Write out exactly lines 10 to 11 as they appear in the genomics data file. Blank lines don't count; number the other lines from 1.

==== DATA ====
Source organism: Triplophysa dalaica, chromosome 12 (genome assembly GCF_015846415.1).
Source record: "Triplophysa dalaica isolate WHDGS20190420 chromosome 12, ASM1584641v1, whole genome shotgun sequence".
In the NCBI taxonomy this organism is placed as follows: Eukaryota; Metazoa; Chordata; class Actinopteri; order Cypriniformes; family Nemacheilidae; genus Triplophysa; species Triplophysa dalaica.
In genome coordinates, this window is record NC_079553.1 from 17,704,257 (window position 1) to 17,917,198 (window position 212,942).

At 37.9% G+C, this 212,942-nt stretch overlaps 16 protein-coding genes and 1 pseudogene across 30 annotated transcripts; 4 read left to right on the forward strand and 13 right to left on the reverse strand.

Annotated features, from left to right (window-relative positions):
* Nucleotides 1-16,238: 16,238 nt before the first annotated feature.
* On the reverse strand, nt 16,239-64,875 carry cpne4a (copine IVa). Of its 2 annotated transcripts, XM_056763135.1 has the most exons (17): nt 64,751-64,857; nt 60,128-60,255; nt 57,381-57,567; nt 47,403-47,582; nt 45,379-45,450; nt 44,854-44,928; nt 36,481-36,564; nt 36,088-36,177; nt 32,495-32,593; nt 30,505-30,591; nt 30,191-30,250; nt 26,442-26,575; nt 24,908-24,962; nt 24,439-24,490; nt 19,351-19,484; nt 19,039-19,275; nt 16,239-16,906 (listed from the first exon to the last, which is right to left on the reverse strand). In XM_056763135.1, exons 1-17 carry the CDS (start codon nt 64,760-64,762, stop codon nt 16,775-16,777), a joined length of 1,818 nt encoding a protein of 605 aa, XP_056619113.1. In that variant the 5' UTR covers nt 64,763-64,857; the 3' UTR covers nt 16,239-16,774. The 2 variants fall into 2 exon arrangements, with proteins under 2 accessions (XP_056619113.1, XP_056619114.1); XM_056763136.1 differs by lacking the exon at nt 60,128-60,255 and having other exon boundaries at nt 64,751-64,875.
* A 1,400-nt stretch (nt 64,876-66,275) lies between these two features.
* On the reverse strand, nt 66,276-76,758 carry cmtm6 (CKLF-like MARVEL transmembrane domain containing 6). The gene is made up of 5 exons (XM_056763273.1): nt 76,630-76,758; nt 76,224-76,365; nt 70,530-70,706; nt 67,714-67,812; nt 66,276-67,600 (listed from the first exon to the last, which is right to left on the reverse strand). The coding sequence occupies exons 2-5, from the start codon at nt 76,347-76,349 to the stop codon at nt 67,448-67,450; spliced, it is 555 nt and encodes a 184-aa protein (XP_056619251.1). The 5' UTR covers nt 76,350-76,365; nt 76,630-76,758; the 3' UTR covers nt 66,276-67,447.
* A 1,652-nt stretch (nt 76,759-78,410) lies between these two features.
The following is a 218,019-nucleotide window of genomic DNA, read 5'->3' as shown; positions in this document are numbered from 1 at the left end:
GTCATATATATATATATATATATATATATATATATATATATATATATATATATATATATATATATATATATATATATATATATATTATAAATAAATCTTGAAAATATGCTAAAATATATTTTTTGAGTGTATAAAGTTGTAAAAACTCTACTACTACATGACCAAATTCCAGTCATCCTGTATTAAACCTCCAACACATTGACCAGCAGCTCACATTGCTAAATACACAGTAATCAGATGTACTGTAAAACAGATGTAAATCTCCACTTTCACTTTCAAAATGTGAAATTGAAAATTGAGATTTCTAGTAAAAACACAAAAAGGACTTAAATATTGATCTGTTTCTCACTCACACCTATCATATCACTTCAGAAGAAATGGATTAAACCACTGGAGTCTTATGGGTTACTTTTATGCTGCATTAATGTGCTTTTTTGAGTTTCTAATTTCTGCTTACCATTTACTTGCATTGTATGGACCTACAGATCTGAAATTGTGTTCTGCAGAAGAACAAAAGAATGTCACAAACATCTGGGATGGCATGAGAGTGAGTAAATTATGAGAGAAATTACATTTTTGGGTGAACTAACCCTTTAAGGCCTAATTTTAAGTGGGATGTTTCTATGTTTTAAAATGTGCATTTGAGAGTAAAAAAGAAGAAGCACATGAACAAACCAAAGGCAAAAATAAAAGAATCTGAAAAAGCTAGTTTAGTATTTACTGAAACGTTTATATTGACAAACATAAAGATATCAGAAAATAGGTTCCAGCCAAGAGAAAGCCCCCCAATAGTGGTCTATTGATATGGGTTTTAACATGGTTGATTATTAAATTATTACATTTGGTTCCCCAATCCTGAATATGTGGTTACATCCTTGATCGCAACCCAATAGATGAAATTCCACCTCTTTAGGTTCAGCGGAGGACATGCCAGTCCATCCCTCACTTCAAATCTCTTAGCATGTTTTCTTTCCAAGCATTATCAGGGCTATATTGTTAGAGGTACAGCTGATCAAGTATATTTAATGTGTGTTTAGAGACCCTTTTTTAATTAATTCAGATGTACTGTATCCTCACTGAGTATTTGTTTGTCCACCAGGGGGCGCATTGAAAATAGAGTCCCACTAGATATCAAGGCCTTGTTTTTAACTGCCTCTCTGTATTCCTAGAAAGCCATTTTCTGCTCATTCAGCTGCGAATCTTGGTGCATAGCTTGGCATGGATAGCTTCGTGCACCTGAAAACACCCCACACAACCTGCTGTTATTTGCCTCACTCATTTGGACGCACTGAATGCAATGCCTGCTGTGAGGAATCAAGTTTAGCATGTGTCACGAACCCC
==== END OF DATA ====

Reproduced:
* On the reverse strand, nt 66,276-76,758 carry cmtm6 (CKLF-like MARVEL transmembrane domain containing 6). The gene is made up of 5 exons (XM_056763273.1): nt 76,630-76,758; nt 76,224-76,365; nt 70,530-70,706; nt 67,714-67,812; nt 66,276-67,600 (listed from the first exon to the last, which is right to left on the reverse strand). The coding sequence occupies exons 2-5, from the start codon at nt 76,347-76,349 to the stop codon at nt 67,448-67,450; spliced, it is 555 nt and encodes a 184-aa protein (XP_056619251.1). The 5' UTR covers nt 76,350-76,365; nt 76,630-76,758; the 3' UTR covers nt 66,276-67,447.
* A 1,652-nt stretch (nt 76,759-78,410) lies between these two features.